Telecoms, Mobile and Broadband - Market Insights and Statistics - Sudan
Upgrade to EASSy cable promising cheaper internet connectivity
This report provides a comprehensive overview of trends and developments in Sudan's telecommunications market.
Subjects covered include:
Key statistics; Market and industry overviews; The impact of the global economic crisis; Government policies affecting the telecoms industry; Market liberalisation and regulatory issues; Telecoms operators privatisation, acquisitions, new licences; Major players (fixed, mobile and broadband); Infrastructure development, including fibre; Mobile voice and data markets, including 3G; Internet and broadband development and growth; Convergence (voice/data, fixed/wireless/mobile); Mobile data services, including 3G broadband; Average Revenue per User (ARPU).
Sudan now makes up the northern part of a country which in 2011 was separated to form the new state of South Sudan. Three quarters of the former population live in the north, where mobile market penetration is far higher. The country has a relatively well-equipped telecommunications infrastructure by regional standards, including a national fibre optic backbone and international fibre connections. The chronically poor performing economy has hindered the ability of operators to improve revenue from services and sufficiently invest in infrastructure upgrades, while social unrest in South Sudan continues to impose practical difficulties for telecom operators.
The national telco, Sudatel was privatised more than a decade ago, with major shares and management control now held by Etisalat of the UAE and by Qatar Telecom. It is also listed on several regional stock exchanges. The company presided over the world's fastest growing fixed-line market until it started substituting traditional copper lines with CDMA2000 fixed-wireless access in 2005.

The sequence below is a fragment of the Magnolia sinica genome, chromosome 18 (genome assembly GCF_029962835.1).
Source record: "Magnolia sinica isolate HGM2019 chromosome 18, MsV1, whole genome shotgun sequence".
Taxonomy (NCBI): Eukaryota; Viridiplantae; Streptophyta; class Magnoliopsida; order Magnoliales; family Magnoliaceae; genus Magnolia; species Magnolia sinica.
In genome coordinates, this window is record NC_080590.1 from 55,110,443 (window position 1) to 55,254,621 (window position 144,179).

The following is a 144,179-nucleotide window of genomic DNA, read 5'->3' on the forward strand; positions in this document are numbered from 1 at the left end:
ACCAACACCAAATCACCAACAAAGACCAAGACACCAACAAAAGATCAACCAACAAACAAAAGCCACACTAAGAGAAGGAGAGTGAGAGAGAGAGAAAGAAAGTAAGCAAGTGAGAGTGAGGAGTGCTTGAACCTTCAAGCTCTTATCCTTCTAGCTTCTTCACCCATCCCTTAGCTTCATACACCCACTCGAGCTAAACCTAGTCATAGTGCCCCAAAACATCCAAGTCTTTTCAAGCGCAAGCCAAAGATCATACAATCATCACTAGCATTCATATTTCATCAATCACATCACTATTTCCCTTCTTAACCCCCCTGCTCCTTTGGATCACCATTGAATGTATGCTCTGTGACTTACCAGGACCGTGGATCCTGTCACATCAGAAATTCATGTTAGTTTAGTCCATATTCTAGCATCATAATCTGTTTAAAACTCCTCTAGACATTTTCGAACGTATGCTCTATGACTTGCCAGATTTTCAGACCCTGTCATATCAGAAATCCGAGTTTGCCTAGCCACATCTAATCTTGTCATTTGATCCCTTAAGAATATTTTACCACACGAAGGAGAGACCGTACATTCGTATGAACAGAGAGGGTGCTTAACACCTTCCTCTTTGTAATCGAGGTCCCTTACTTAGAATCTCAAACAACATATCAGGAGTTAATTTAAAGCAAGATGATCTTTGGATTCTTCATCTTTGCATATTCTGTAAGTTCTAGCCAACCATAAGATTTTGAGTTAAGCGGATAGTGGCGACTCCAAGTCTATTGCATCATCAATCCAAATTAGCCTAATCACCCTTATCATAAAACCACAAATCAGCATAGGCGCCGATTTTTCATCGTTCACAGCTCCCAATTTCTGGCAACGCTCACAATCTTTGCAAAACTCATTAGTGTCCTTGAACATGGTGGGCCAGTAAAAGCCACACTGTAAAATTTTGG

Competition in the fixed-line market comes from Canartel, which is also majority-owned by Etisalat. The operator also opted for CDMA2000 technology to cost effectively roll out fixed services and, like Sudatel, offers wireless broadband services through this network, having upgraded to the EV-DO standard. The company is lobbying for a licence to offer mobile services as well but is meeting resistance from the other operators.
The market for mobile internet services is flourishing, and traffic for services such as SMS more than tripled in the year to June 2013.
Higher telecom taxes impact on sector growth; telecom networks separated between North and South Sudan; intensified mobile broadband competition; wide variation of broadband pricing and mobile ARPU; rapid growth in SMS traffic; Canar Telecom sees a continuing decline in its fixed-line market share; regulator concludes its SIM registration project; upgrade to EASSy cable enabling 10Tb/s.
Estimated market penetration rates in Sudan's telecoms sector end 2013 Market | Penetration rate Mobile | 79% Fixed | 1% Internet | 24% (Source: BuddeComm based on various sources)